Brenne is a cognac finished single malt from France that bills itself as “a new taste profile to the Single Malt category”. On their website the creators go on talk about how Brenne “embodies the terroir and style of the region in which it is produced: Cognac, France” and how they’re “not trying to be a Scotch just made in a different country” and that “this is truly a French Whisky”. Which on the surface sounds nice, but I get the feeling that’s the marketing department talking because all of that makes very little sense.
First off nothing can be a Scotch made in another country because that’s a gelatinous term that applies to any and all whisky made in Scotland. Single malts, grain whisky, blends, vats, bastard malts and any other variation or type of whisky that might come from Scotland are all Scotch because they are made in Scotland. See the connection?
A site plagued by horrible marketing speak aside, the whisky itself is… interesting. Each bottle comes from a single barrel of spirit that’s been twice distilled in Alembic stills used for cognac and is then aged in new Limousin oak casks before being finished in cognac barrels. This is very similar to how the abomination that is Bastille is created only after the Limousin aging they go off and play musical barrels a few more times. It’s an intriguing process for sure, but what’s it taste like? Let’s find out shall we.
Brenne – French Single Malt Whisky Review
Age: 7ish years
There is an intense sugary tropical fruit that charges out of the glass and leaves a wake of cognac spice, cinnamon, mild grapiness, malt, vanilla frosting and some bubblegum and cough syrup notes in the back. It’s cloying, clingy and overly sweet on the nose. Let’s hope it calms down on the palate.
Nope, no luck here. The sugary sweet tropical fruit notes just barge on through and end up dominating the palate leaving little room for notes of cognac spice, cinnamon, bubblegum and vanilla frosting to eek on through. I like cognac, and I like malt based whisky, but there is something odd going on here and it’s hard to enjoy.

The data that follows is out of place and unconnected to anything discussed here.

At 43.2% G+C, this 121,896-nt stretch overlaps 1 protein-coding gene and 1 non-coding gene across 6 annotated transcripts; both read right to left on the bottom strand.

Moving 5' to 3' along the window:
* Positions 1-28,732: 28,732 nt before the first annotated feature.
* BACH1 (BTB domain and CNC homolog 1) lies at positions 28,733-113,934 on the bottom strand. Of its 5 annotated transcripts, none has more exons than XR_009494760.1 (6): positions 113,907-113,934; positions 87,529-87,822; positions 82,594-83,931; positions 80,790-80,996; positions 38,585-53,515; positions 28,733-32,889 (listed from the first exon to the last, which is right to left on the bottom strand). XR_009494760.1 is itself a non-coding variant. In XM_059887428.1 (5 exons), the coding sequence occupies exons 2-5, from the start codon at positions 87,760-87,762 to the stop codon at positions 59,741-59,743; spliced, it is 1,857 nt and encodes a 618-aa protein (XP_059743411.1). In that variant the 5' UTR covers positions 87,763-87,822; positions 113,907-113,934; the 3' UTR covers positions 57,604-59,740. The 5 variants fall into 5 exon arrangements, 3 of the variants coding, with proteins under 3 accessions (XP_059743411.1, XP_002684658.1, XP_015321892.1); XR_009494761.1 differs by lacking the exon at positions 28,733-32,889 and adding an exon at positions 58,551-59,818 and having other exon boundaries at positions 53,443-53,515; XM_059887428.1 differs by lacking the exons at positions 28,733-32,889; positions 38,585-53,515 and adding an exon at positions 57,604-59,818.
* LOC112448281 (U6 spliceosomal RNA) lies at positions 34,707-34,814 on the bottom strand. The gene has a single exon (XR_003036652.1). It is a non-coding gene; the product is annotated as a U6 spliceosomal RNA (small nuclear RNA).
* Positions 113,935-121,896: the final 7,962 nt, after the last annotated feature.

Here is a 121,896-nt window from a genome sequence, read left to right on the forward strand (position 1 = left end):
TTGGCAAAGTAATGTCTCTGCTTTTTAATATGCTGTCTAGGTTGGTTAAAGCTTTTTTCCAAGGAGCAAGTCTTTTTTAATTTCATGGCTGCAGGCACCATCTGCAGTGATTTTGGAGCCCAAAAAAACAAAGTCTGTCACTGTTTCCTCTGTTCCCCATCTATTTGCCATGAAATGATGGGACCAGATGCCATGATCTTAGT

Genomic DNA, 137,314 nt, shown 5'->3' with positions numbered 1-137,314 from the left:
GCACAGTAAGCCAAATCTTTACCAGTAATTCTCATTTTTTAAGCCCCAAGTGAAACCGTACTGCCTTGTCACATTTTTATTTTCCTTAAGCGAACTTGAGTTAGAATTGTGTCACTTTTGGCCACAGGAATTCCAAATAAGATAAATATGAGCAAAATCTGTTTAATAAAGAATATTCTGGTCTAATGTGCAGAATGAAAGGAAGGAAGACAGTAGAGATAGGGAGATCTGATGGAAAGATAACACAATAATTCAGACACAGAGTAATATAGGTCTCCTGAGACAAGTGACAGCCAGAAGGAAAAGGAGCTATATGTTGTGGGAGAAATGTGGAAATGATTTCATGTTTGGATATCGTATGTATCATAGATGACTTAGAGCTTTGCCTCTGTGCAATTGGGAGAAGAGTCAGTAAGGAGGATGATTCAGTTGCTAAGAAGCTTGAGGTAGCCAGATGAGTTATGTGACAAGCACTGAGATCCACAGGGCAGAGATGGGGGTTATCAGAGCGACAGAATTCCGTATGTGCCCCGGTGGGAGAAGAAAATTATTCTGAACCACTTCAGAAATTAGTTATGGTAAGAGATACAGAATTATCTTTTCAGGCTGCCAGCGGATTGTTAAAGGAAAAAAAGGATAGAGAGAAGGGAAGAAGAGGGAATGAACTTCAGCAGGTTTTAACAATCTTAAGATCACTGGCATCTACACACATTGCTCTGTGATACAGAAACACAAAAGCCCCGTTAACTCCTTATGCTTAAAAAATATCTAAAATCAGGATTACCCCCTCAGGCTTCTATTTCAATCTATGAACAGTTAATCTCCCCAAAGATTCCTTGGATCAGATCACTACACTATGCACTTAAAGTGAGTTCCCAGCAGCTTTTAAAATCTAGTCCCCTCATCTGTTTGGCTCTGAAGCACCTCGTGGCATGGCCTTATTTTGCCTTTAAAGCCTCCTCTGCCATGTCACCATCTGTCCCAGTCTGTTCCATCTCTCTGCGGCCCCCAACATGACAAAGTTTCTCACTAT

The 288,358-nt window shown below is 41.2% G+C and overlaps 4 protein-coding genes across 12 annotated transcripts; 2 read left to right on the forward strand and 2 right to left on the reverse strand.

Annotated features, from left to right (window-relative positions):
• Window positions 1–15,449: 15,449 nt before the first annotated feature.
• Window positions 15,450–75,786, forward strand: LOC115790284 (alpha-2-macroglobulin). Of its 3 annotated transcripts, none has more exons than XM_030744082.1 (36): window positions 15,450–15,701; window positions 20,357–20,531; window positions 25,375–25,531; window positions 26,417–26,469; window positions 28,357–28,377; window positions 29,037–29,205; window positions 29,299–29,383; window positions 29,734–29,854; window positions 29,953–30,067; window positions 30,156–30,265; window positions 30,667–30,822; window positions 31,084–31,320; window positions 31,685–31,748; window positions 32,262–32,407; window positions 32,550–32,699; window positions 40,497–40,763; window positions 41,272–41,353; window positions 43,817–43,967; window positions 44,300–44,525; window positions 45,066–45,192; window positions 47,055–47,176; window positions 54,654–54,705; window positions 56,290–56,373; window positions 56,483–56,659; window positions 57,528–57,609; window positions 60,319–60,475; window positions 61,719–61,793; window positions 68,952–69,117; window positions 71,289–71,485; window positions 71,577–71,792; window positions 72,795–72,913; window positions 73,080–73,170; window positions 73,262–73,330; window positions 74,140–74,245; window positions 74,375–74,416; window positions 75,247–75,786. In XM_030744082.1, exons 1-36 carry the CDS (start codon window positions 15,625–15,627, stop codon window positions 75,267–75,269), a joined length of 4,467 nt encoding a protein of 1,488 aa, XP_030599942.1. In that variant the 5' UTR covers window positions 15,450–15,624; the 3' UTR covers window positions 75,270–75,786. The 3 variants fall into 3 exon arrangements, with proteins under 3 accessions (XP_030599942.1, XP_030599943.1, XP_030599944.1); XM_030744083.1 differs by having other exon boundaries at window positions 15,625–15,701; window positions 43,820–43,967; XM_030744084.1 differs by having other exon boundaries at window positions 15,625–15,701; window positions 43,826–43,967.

More sugary sweet tropical fruit fades out painfully slow with some sour, ashy, funky and woody notes.
BALANCE, BODY & FEEL
Way off balance. I can’t believe Wine Enthusiast gave this 93 points. The sugar laden tropical notes completely take over. The full body with its heavy sticky feel doesn’t help matters much either and it ends up reminding me of a syrup one might drink if they were feeling a bit under the weather.
Not good. It’s very one dimensional with the sugary sweet notes just kill everything else. It’s hard to get beyond that sickly sweet fruit punch kick and dig in deeper to discover much else and when you do they just come in as hints and whispers. The Alembic stills and Limousin oak seem to give everything a bit of bubblegum because that’s 2 French whiskies I’ve had now created like that and they have similar sticky sugary notes and a bubblegum hint to them. Heavily flavored punch bowls or cocktails that use fruit juice is the only place I could consume this. It’s definitely among my least favorite whiskies.